‘In the book, I do acknowledge the fact that I have experienced loneliness in varying degrees, the loneliness of being out of step sometimes with everybody else and not feeling that I had anything in common, that I was other than…that I never felt I fitted in.’

There are many causes of loneliness. The following are but a sample.

  • Sometimes people (like Gabriel Byrne) feel lonely because they believe they are different from others or they believe people are indifferent to them. 
  • People tend to feel lonely during big life events, such as a divorce, moving to a new house or country, or the death of someone significant in a person’s life. 
  • Being the primary carer for someone close to you (parent or sibling) who is sick or has a disability can impact on your social calendar and limit the opportunities to mix with others.
  • Unemployment, receiving income support, and lack of satisfaction with financial situation are also substantial factors in the development of loneliness across age groups and gender.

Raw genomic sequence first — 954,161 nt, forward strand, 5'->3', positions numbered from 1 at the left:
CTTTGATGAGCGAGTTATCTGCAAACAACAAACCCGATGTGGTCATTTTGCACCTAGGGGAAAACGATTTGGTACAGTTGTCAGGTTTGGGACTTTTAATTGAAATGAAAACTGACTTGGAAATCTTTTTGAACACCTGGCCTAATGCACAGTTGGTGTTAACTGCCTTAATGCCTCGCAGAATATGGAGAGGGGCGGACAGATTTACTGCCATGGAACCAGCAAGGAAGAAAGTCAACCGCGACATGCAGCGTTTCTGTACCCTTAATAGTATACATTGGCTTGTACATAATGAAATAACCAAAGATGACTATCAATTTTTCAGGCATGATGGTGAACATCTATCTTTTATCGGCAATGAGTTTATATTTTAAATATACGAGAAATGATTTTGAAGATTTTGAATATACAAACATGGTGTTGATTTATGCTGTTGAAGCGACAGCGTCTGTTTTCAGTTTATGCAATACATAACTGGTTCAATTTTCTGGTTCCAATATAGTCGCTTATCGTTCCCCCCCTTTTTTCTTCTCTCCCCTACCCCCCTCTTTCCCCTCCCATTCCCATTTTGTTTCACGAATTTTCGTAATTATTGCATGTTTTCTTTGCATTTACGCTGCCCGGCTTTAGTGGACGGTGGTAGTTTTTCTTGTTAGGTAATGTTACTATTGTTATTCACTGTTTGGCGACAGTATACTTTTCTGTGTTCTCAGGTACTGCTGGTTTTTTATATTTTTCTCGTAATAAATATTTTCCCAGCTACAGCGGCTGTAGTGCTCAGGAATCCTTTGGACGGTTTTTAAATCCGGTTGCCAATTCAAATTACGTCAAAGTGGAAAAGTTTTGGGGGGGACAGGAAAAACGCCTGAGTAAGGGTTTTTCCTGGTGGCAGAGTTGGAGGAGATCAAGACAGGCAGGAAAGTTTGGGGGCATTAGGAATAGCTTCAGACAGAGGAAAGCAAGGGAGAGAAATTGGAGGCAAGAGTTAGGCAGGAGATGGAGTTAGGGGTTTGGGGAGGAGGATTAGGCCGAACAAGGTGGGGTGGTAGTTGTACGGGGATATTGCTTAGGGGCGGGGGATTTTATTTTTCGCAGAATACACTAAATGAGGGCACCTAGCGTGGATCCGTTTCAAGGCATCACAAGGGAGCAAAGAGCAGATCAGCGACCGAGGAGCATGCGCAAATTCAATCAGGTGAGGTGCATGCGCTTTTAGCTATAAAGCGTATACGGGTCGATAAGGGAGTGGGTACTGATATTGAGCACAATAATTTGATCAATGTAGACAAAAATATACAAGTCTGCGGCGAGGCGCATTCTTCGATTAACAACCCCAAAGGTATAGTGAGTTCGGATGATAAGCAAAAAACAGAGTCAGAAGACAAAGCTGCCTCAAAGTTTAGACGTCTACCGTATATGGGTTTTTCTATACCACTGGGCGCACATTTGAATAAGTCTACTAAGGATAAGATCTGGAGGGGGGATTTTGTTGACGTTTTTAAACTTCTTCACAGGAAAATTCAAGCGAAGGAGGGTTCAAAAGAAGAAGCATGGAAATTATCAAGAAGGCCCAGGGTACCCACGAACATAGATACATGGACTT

• The relationship between social media and loneliness is complex and depends on the individual and their life circumstances. The number of online friends appears less important than the quality and strength of the relationship.

Experts believe that it is not the quantity of social interaction that combats loneliness, but it is the quality.

Even though the internet can bring us closer, it can also make us feel like we are not really talking to our friends and can leave us feeling lost and alone.

Feeling lonely is both complex and unique to each individual. Because it has no single common cause the solutions will vary dramatically.

Two recent news releases highlight how loneliness and social isolation, when combined with other factors, can have devastating consequences. One relates to the mental health challenges faced by crew members of Cruise Ships during the pandemic. The other focuses on the mental health crisis among long-haul truck drivers.

Staff on Cruise Ships: